FREQUENTLY ASKED QUESTIONS:

who pays for the realtor’s commission?


IF YOU ARE A BUYER,

Generally it does not cost you to work with a Realtor® to help you buy a place.

Instead typically the Seller pays for both the listing agent and the Buyer’s agent.

IF YOU ARE A SELLER,

Listing agents get paid when the property is sold. Typical commission structure is 7 % on the first $100,000 and 3% on the remaining*.

So for example, if your listing agent sold your home for $1,000,000, $7000 (7 % on $100,000) plus $27,000 (3% on $900,000) = $34,000.

This commission is then split between the Seller’s agent and the Buyer’s agent (typically 60/40 split favouring the listing agent). Then depending on the brokerage, there is a brokerage fee that can take the commission down by sometimes up to 30%.

So in this case, your listing agent will get 60% of $34,000 minus 30% for the brokerage fee totalling $14,280.

* This is just an example and there are many creative fee structures. In rare cases, when dealing with reduced commission listings, Buyer’s agent may ask the Buyer to match typical commission as per their Buyer’s Agency Exclusive contract.

HOW TO CHOOSE THE RIGHT REALTOR FOR YOU?

There is no simple solution to pick the right Realtor®. I strongly believe it is all about how well you work with the Realtor® and whether you can trust him/her to do the right job for you. You should NOT just choose an agent based on the following reasons.

1, Don’t just choose a Realtor® because he/she is your relative.

2, Don’t just choose a Realtor® because he/she has lots of signs and flyers out there. That just means they are spending a lot of money on marketing and it may not be an indication of the quality of their service.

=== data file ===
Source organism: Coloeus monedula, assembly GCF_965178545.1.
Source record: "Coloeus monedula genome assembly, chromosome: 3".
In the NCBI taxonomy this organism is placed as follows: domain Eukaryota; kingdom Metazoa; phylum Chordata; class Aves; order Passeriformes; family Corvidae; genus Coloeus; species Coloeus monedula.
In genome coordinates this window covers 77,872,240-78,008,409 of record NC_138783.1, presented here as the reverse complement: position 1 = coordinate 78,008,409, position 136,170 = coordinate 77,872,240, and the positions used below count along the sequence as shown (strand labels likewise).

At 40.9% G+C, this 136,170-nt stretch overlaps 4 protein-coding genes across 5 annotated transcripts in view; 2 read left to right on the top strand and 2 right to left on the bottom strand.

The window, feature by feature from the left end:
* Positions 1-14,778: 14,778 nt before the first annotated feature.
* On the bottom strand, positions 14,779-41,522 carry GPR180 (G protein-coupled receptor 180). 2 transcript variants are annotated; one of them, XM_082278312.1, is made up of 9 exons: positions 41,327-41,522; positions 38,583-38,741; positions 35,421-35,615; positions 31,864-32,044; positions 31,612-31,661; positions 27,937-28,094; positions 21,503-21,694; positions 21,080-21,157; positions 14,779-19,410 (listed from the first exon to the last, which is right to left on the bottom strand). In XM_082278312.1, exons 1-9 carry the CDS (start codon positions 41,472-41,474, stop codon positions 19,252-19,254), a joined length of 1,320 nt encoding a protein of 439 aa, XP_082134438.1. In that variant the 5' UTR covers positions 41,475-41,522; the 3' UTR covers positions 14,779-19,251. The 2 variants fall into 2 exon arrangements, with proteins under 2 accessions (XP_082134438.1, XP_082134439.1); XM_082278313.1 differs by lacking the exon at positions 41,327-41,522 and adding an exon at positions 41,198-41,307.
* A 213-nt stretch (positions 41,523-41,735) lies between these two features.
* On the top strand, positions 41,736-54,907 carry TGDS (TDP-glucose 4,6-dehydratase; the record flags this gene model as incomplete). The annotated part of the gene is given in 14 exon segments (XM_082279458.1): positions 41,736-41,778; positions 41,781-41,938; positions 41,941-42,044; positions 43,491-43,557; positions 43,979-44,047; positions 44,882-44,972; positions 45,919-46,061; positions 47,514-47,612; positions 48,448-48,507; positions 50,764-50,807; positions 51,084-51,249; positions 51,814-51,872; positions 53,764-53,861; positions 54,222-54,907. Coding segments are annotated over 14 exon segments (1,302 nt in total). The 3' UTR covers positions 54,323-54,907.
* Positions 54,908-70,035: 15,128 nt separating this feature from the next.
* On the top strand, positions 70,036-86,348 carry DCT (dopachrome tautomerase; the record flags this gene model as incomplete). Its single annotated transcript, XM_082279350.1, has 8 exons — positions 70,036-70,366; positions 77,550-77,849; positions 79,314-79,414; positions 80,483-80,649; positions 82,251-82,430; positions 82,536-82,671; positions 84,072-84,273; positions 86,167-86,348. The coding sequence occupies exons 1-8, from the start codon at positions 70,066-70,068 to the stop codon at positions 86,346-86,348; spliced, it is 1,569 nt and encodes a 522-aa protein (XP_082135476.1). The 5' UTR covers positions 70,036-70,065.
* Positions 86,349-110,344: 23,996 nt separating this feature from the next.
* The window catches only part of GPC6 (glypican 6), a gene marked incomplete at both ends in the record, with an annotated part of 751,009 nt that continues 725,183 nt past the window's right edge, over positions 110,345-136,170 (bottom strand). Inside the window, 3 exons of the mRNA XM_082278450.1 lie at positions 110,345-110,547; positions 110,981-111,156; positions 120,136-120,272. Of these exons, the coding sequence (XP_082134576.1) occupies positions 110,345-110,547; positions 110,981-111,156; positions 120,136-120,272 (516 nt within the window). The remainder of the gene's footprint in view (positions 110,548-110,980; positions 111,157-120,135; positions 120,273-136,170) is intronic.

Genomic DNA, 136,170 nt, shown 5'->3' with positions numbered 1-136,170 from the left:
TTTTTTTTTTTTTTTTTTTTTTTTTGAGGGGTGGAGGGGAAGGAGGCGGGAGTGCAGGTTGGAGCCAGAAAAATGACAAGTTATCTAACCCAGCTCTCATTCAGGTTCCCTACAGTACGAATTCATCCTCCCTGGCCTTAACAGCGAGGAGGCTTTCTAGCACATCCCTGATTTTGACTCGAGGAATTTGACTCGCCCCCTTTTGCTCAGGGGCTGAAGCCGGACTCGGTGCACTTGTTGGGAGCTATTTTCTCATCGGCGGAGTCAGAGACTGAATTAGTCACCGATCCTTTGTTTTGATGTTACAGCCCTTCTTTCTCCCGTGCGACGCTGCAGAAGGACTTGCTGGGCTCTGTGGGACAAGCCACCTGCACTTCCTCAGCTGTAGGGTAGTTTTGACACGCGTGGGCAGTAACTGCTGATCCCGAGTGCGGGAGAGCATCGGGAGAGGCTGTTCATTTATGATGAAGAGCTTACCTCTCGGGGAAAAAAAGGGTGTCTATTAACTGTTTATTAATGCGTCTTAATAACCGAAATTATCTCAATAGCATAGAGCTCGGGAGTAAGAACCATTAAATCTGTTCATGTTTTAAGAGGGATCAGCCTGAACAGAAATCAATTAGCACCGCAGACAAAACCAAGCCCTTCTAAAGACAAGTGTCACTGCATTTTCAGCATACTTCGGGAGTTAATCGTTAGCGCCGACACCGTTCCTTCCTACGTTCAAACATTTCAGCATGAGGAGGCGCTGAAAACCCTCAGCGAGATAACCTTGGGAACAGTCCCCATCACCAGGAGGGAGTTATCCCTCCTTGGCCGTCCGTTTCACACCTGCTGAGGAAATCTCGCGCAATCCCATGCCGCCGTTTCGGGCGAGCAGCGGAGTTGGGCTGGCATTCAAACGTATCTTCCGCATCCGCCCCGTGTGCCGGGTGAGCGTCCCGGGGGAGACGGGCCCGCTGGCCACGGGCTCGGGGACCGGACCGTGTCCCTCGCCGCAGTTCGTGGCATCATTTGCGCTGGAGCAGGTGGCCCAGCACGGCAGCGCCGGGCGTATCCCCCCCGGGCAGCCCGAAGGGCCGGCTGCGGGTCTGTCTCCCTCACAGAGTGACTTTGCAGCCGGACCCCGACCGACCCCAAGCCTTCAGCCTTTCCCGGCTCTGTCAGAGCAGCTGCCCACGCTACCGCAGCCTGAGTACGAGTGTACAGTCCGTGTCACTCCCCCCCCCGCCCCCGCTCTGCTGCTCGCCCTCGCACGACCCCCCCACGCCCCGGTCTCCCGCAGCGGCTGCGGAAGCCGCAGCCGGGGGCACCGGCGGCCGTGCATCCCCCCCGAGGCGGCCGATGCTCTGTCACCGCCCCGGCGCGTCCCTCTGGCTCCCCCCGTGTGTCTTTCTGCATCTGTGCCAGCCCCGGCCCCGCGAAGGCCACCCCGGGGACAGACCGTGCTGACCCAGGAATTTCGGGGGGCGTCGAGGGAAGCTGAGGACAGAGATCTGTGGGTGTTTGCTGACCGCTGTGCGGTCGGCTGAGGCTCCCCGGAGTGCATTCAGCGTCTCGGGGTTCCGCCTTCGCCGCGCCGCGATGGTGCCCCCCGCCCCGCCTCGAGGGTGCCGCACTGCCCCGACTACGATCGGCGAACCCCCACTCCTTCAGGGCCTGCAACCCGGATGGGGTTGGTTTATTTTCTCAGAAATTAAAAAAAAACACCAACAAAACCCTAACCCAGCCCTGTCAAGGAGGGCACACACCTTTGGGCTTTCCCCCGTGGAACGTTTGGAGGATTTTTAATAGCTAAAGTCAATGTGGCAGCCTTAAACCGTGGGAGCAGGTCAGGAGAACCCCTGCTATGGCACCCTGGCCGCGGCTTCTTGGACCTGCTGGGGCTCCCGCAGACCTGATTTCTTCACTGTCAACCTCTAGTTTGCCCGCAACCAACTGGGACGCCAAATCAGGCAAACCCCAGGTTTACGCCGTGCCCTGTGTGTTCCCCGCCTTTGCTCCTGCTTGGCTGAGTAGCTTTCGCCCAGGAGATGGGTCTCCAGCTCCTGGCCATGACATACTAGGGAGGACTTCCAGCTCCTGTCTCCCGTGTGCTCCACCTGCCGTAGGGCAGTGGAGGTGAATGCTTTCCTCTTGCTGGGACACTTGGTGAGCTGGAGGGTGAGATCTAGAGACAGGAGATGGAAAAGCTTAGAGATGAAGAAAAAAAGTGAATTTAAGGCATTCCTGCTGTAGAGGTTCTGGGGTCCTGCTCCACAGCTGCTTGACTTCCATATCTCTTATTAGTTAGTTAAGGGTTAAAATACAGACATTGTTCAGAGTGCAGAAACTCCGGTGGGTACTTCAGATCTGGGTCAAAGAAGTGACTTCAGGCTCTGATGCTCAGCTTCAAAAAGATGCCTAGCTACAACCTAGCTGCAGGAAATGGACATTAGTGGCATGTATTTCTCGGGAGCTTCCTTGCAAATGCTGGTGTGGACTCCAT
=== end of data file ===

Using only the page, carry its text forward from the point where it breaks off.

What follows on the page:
3, Don’t just choose an agent solely based on the year of experience. Decades of incompetence doesn’t equate to a competent Realtor®. Sometimes, newer agents are more informed and better trained than those in the business for a long time.

4, Don’t just choose a Realtor® solely because he/she has lots of listings. Make sure to hire someone that is never TOO BUSY for you.

5, Don’t just choose a Realtor® solely because he/she charges less than other agents. You get what you pay for. Will you trust your most valuable asset with anyone just to save few bucks?

WHAT IS THE ‘EXTRA’ COST ABOVE THE PURCHASE PRICE FOR A BUYER?

  1. PROPERTY TRANSFER TAX:

    1% on the first $200,000,

    2% on the portion of the fair market value greater than $200,000 and up to and including $2,000,000, and

    3% on the portion of the fair market value greater than $2,000,000, and

    if the property is residential, a further 2% on the portion of the fair market value greater than $3,000,000.

    so, for a $1m property, you are expecting to pay $18000

    ($2000 for upto $200k + 16000 ($800000* .02))

  2. GST ON NEW CONSTRUCTION:

    5% (so for a $1m property, you are expecting to pay $50000)

  3. LAWYER OR NOTARY FEES AND EXPENSES:

    - Searching Title

    - Investigating Title

    - Survey Certificate (if required)

    - Drafting Documents

    - Land Title Registration Fees

    - GST on legal fees (5%)

    add up to be approx. $1000 - $1500

  4. HOME INSPECTION:

    Approx. $400 - $750

  5. APPRAISAL (IF REQUIRED FOR FINANCING):

    Approx. $300 - $400

  6. INSURANCE

    Approx. $50 to $200 per month

WHAT IS THE SPECULATION AND VACANCY TAX?

Most of home owners will be exempt as long as they live in the property as their primary residence or rented out for at least six months of the year. However, if you are not exempt:

For properties owned by December 31, 2018,

-0.5% of the BC assessed value of your property as of July 1st, 2018

-BC owners are eligible for a tax credit of up to $2000 on secondary properties

For 2019 and onwards,

-2% for foreign owners & satellite families

-0.5% for British Columbians & other Canadian citizens or permanent residents who are not members of a satellite family

WHAT IS THE EMPTY HOMES TAX IN VANCOUVER?

Properties deemed empty will be subject to a tax of 1% of the property’s assessed taxable value. Most properties will not be subject to the Empty Homes Tax, including those:

- Used as a principal residence by the owner, his/her family member or friend, or other permitted occupier for at least six months of the 2018 tax year

- Rented for residential purposes for at least six months of the current year, in periods of 30 or more consecutive days